BT confirmed on Tuesday that it is launching a service that will allowing businesses and consumers to register demand for broadband in a particular area, and will ADSL-enable local exchanges when a certain number is reached.
As first reported by ZDNet UK yesterday, the Web-based broadband registration scheme -- which will start on 1 July -- should help to speed up the rollout of broadband across the UK.
BT has broadband-enabled some 1,115 exchanges to date, enough to cover 66 percent of the UK population. It has been criticised for not upgrading more, but has claimed in the past that it doesn't believe it would be commercially viable to do so.
The telco has now reviewed more than 300 local exchanges that don't offer broadband and calculated how many people would need to register for broadband for an upgrade to be economically justified. The number of registered users needed varies between exchanges, but according to BT is it between 200 and 500 registrations.
BT said it had created the scheme in response to the complaints it has received from people whose local exchanges have not been ADSL-enabled.
"This exciting new scheme gives us the means to bring broadband Britain to every community where it is commercially viable. It will act as a true barometer of demand," said Paul Reynolds, BT Wholesale chief executive, in a statement.
"People have been claiming that there is sufficient demand for broadband in their areas if only they had a way to channel their interest to us. Now we have created just such a scheme," Reynolds added.
BT said back in April it had begun reviewing 500 local exchanges to see if it could justify upgrading them for ADSL. The "more than 300" exchanges included in this new scheme are some of those 500. Target levels for the remaining exchanges, plus another 400, will be released by BT between July and September.
According to BT's figures, if all the 900 exchanges were broadband-enabled then its ADSL network would cover 80 percent of the population. But BT warns that people still won't be able to get ADSL if they live more than 5.5km from their local exchange, or if their phone line is not of suitable quality.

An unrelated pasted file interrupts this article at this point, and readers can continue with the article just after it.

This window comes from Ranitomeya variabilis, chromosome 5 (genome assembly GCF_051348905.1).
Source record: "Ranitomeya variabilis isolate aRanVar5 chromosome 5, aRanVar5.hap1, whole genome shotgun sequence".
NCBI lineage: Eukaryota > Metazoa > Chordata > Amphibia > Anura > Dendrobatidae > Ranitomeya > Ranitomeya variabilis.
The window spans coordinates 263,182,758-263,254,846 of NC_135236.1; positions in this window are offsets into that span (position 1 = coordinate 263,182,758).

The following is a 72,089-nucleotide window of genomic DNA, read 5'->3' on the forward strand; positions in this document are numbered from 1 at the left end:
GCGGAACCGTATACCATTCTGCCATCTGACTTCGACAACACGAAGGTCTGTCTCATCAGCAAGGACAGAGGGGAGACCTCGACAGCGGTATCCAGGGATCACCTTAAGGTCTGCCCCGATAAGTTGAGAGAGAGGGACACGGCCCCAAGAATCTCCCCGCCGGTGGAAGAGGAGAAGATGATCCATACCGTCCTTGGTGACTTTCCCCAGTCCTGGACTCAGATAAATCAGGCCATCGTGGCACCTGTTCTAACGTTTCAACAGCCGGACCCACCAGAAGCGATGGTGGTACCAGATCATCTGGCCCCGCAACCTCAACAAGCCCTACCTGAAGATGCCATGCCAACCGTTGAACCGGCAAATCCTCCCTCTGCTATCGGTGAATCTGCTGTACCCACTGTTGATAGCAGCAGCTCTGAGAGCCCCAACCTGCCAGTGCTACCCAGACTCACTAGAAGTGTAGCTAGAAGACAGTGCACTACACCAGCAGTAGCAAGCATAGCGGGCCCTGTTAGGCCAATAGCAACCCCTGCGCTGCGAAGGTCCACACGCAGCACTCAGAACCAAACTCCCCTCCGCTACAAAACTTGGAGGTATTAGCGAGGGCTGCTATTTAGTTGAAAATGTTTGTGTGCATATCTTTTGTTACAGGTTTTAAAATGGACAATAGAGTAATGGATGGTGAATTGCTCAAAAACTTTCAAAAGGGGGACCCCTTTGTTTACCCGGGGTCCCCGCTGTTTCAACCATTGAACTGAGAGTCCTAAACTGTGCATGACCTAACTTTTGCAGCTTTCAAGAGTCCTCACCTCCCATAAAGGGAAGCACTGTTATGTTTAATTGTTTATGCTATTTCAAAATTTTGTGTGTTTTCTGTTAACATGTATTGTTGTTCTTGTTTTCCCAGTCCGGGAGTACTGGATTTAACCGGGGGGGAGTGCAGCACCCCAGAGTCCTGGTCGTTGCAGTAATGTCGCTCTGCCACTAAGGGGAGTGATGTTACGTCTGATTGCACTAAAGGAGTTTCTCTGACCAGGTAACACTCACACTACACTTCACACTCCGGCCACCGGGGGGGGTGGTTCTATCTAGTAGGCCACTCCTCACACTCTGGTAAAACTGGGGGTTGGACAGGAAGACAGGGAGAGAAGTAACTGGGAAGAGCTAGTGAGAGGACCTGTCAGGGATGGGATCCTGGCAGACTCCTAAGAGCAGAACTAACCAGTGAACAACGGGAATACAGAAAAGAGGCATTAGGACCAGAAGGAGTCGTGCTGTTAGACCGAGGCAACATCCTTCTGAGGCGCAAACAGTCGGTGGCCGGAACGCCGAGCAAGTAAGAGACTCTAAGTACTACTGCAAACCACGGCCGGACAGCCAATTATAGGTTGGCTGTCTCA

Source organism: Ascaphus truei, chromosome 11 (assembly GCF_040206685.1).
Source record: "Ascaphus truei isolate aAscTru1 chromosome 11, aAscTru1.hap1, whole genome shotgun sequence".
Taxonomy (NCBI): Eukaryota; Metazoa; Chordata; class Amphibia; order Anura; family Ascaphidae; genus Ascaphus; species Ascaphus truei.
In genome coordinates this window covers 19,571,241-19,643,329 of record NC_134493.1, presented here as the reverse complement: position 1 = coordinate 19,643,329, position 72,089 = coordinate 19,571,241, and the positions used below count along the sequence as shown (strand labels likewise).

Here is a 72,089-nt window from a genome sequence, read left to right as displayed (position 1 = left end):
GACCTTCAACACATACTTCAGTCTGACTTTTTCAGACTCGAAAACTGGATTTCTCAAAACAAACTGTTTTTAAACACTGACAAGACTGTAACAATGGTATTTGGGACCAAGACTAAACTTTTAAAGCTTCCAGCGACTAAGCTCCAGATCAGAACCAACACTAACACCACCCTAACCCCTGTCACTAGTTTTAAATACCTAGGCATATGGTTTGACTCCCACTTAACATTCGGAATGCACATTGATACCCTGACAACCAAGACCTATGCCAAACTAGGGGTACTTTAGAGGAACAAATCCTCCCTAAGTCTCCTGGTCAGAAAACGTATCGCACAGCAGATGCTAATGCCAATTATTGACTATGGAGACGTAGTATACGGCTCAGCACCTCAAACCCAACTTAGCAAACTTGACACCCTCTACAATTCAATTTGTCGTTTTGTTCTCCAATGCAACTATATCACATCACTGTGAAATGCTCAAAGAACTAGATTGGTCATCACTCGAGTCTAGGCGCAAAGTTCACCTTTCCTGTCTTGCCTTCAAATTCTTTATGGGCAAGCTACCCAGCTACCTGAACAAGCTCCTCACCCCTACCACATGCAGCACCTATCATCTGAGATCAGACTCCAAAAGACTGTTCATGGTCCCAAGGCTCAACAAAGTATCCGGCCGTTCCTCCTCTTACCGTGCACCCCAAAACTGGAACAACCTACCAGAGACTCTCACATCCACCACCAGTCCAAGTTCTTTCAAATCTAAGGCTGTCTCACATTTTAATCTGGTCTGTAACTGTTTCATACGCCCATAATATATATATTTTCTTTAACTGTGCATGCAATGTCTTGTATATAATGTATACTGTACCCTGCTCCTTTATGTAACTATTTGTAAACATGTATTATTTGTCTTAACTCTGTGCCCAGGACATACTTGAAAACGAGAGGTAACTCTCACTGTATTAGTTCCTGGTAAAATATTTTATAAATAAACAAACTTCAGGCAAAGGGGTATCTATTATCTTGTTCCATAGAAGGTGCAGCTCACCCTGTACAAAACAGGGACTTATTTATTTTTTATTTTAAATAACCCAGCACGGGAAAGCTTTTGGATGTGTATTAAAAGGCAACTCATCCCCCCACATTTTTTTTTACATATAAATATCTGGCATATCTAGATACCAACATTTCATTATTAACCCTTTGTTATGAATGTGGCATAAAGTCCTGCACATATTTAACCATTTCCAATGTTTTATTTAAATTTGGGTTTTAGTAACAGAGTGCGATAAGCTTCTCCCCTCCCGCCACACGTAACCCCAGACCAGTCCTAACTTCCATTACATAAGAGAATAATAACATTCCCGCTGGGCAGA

The early reaction to BT's scheme has been mixed, with some users of Web forums expressing concerns over the length of time it might take before any of the exchanges in the scheme are actually upgraded. Once the threshold level has been reached for a particular exchange, BT has said it will inform ISPs, who will then have 42 days to convert these registrations into actual advance orders. As long as enough registered users are converted, BT will then add the exchange to its "build programme for ADSL deployment". This process could easily take at least three months, even after enough registrations have been gathered. Other reaction has been more positive, with UK ISP Pipex predicting that the scheme might allow it to sell broadband to people who have tried to sign up before but found that their local exchange wasn't enabled. "We have details of many potential broadband customers in areas not currently served by ADSL, including many of our dial-up Internet customers who have expressed an interest in broadband," said David Rickards, managing director of Pipex. "This registration initiative opens up further opportunities for us to realise the business potential of this customer data." As a commercial company, BT says it cannot be expected to upgrade exchanges where it genuinely believes there is not sufficient broadband demand, so this scheme should at least give a true indication of the level of interest in high-speed Internet services across the UK.
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